4.14    By 23 July 2009, the website for the Domain Name carried an advertisement for Domainz Limited, stating that "You have reached the future website of: macnaught.co.nz".  The Complainant included a printout of the advertisement as at 23 July 2009 in the documentary evidence which accompanied the Complaint.  The Complainant invited the Expert to view the website for the Domain Name.  The Expert did so on 14 September 2009.  The advertisement for Domainz Limited on the website for the Domain Name on that date was in the same form as at 23 July 2009.

5.                 The Complainant's contentions

5.1      The Complainant contends:

(a)     the Complainant has enforceable Rights in the Macnaught name, arising from the Complainant's MACNAUGHT trade marks, the Complainant's macnaught domain names, and the length of time that the Complainant has been trading under the Macnaught name, such that the Macnaught name is readily identifiable with the Complainant's business;

(b)     the Domain Name is identical or similar to the Macnaught name that is readily identifiable with the Complainant's business because the Domain Name contains the Complainant's MACNAUGHT trade marks and is effectively identical to the Complainant's macnaught domain names in that the Domain Name appears to be the New Zealand equivalent to those domain names; 

(c)     the registration of the Domain Name is an Unfair Registration in terms of paragraphs 5.1.1(a), 5.1.1(c) and 5.1.2 of the Policy.

6.         The Respondent's contentions

6.1       As noted, the Respondent has not filed a Response to the Complaint in which he answers the Complainant's contentions that the registration is an Unfair Registration and contends that the registration is not an Unfair Registration.

7.         Relevant provisions of Policy and elements of Complaint

7.1       The dispute is governed by the Policy.  Relevant provisions of the Policy in this case are as follows:

3.         Definitions

Rights includes, but is not limited to, rights enforceable under New Zealand law.  However, a Complainant will be unable to rely on rights in a name or term which is wholly descriptive of the Complainant's business;

Unfair Registration means a Domain Name which either:

(i)       was registered or otherwise acquired in a manner which, at the time when the registration or acquisition took place, took unfair advantage of or was unfairly detrimental to the Complainant's Rights; OR 

(ii)      has been, or is likely to be, used in a manner which took unfair advantage of or was unfairly detrimental to the Complainant's Rights; 

Part A - Policy
4.         Dispute Resolution Service 

4.1        This Policy and Procedure applies to Respondents when a Complainant asserts to the DNC according to the Procedure that:

4.1.1  The Complainant has Rights in respect of a name or mark which is identical or similar to the Domain Name; and

4.1.2  The Domain Name, in the hands of the Respondent, is an Unfair Registration.

4.2        The Complainant is required to prove to the Expert that both elements are present on the balance of probabilities.

...           

5.         Evidence of Unfair Registration

5.1        A non-exhaustive list of factors which may be evidence that the Domain Name is an Unfair Registration is set out in paragraphs 5.1.1 - 5.1.5:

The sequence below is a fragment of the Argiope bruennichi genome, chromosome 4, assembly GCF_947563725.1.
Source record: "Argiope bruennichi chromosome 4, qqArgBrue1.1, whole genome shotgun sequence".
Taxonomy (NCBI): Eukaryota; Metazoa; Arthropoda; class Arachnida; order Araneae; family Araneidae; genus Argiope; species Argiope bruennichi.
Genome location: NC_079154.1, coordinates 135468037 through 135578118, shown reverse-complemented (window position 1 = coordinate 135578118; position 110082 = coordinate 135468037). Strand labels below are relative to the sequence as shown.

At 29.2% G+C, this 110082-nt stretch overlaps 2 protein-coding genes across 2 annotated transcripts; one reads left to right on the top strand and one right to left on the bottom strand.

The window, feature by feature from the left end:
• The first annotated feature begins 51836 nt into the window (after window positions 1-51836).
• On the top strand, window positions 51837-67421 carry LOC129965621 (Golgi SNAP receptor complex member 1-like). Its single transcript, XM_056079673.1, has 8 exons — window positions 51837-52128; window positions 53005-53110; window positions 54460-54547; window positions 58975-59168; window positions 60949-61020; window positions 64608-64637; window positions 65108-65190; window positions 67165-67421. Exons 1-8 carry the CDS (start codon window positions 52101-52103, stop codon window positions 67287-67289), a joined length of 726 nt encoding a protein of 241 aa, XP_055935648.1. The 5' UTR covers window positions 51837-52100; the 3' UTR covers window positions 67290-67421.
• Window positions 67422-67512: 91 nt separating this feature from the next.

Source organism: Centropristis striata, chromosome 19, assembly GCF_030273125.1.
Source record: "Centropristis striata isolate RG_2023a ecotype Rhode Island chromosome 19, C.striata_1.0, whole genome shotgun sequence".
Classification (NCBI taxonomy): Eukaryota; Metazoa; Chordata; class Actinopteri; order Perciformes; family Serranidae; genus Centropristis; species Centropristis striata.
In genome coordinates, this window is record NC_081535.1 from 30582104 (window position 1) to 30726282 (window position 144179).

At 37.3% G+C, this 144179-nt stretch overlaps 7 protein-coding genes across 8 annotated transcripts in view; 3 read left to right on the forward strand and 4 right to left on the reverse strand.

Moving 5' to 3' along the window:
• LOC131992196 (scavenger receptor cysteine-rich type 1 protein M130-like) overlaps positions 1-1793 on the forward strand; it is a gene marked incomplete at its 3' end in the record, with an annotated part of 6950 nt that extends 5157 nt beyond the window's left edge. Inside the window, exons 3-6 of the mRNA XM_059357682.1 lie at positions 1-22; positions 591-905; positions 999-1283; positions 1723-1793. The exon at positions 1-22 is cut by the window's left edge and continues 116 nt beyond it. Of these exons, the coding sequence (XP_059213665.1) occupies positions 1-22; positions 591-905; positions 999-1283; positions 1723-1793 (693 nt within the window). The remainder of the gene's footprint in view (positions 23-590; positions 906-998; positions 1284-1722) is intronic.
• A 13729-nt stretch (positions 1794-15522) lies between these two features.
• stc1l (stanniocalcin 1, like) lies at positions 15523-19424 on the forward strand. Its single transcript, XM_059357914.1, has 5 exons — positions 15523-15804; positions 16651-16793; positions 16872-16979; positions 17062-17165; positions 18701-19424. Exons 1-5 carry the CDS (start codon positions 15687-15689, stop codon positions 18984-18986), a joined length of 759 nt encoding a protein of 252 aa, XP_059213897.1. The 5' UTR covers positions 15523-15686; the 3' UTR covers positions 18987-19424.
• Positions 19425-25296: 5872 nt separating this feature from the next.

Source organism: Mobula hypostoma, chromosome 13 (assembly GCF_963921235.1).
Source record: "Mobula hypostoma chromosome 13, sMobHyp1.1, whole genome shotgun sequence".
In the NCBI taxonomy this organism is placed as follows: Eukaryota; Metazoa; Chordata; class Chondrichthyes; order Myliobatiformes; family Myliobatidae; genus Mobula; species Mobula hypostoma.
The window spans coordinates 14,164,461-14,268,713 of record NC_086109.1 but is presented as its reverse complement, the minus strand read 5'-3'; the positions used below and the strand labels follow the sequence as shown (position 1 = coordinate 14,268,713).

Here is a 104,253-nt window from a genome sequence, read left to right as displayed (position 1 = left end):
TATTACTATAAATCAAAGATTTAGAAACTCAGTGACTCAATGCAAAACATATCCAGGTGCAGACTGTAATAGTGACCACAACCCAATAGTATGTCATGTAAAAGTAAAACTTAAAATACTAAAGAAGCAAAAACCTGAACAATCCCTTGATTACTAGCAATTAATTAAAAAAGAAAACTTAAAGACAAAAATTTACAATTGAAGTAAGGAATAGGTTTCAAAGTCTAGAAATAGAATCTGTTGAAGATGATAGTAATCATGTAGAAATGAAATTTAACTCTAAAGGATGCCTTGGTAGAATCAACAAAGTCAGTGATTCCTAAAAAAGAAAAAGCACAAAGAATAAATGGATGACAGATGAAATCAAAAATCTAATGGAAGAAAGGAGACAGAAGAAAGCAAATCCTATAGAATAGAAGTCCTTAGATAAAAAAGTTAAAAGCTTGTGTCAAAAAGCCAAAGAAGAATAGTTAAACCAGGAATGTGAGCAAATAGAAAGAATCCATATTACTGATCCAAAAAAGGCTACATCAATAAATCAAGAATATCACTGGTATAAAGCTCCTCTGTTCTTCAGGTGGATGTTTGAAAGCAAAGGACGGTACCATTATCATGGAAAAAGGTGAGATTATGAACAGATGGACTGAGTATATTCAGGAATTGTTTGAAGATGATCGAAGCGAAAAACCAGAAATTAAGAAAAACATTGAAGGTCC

5.1.1  Circumstances indicating the Respondent has registered or otherwise acquired the Domain Name primarily: 

(a)   for the purposes of selling, renting or otherwise transferring the Domain Name to the Complainant or to a competitor of the Complainant for valuable consideration in excess of the Respondent's documented out-of-pocket costs directly associated with acquiring or using the Domain Name; 

(b)   as a blocking registration against a name or mark in which the Complainant has Rights; or 

(c)   for the purpose of unfairly disrupting the business of the Complainant; or 

5.1.2  Circumstances demonstrating that the Respondent is using the Domain Name in a way which is likely to confuse, mislead or deceive people or businesses into believing that the Domain Name is registered to, operated or authorised, by or otherwise connected with the Complainant;

...           

6.         How the Respondent may demonstrate in its Response that the Domain Name is not an Unfair Registration

6.1        A non-exhaustive list of factors which may be evidence that the Domain Name is not an Unfair Registration is set out in paragraphs 6.1.1 - 6.1.4:

... 

7.2       For an Expert to uphold a Complaint, the Expert must be satisfied that the Complainant has proved the following elements on the balance of probabilities: 

(a)     Rights in respect of a name or mark (para 4.1.1); 

(b)     identity or similarity between that name or mark and the Domain Name (para 4.1.1); 

(c)     Unfair Registration in the hands of the Respondent (para 4.1.2).

8.         Rights in respect of a name or mark

8.1      It is well-established that:

(a)     the requirement for a Complainant to prove Rights in respect of a name or mark is not a particularly high threshold test;

(b)     it is not necessary for a Complainant to prove that it holds a registered trade mark or service mark; rather, it is sufficient for a Complainant to prove that its Rights in respect of the name or mark are capable of protection, such as under s 22 of the Companies Act 1993 or by proceedings for passing off or for misleading or deceptive conduct under the Fair Trading Act 1986;